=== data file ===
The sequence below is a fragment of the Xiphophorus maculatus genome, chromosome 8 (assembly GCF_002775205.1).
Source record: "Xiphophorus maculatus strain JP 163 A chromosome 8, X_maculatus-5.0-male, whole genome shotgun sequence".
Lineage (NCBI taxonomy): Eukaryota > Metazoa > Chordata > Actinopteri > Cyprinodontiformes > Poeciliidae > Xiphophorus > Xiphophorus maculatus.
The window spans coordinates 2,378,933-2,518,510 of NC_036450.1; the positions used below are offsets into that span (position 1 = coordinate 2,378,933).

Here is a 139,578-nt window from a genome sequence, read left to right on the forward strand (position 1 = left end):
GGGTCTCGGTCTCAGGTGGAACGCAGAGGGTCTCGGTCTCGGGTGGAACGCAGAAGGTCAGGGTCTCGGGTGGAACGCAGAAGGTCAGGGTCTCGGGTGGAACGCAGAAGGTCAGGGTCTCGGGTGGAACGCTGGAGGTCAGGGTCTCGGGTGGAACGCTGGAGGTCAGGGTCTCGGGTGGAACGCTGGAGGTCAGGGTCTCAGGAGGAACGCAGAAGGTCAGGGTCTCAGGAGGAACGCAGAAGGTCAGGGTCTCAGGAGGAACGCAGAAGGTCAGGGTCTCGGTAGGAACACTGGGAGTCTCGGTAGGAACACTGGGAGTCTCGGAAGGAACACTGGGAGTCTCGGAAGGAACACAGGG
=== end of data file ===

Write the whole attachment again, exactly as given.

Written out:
The sequence below is a fragment of the Xiphophorus maculatus genome, chromosome 8 (assembly GCF_002775205.1).
Source record: "Xiphophorus maculatus strain JP 163 A chromosome 8, X_maculatus-5.0-male, whole genome shotgun sequence".
Lineage (NCBI taxonomy): Eukaryota > Metazoa > Chordata > Actinopteri > Cyprinodontiformes > Poeciliidae > Xiphophorus > Xiphophorus maculatus.
The window spans coordinates 2,378,933-2,518,510 of NC_036450.1; the positions used below are offsets into that span (position 1 = coordinate 2,378,933).

Here is a 139,578-nt window from a genome sequence, read left to right on the forward strand (position 1 = left end):
GGGTCTCGGTCTCAGGTGGAACGCAGAGGGTCTCGGTCTCGGGTGGAACGCAGAAGGTCAGGGTCTCGGGTGGAACGCAGAAGGTCAGGGTCTCGGGTGGAACGCAGAAGGTCAGGGTCTCGGGTGGAACGCTGGAGGTCAGGGTCTCGGGTGGAACGCTGGAGGTCAGGGTCTCGGGTGGAACGCTGGAGGTCAGGGTCTCAGGAGGAACGCAGAAGGTCAGGGTCTCAGGAGGAACGCAGAAGGTCAGGGTCTCAGGAGGAACGCAGAAGGTCAGGGTCTCGGTAGGAACACTGGGAGTCTCGGTAGGAACACTGGGAGTCTCGGAAGGAACACTGGGAGTCTCGGAAGGAACACAGGG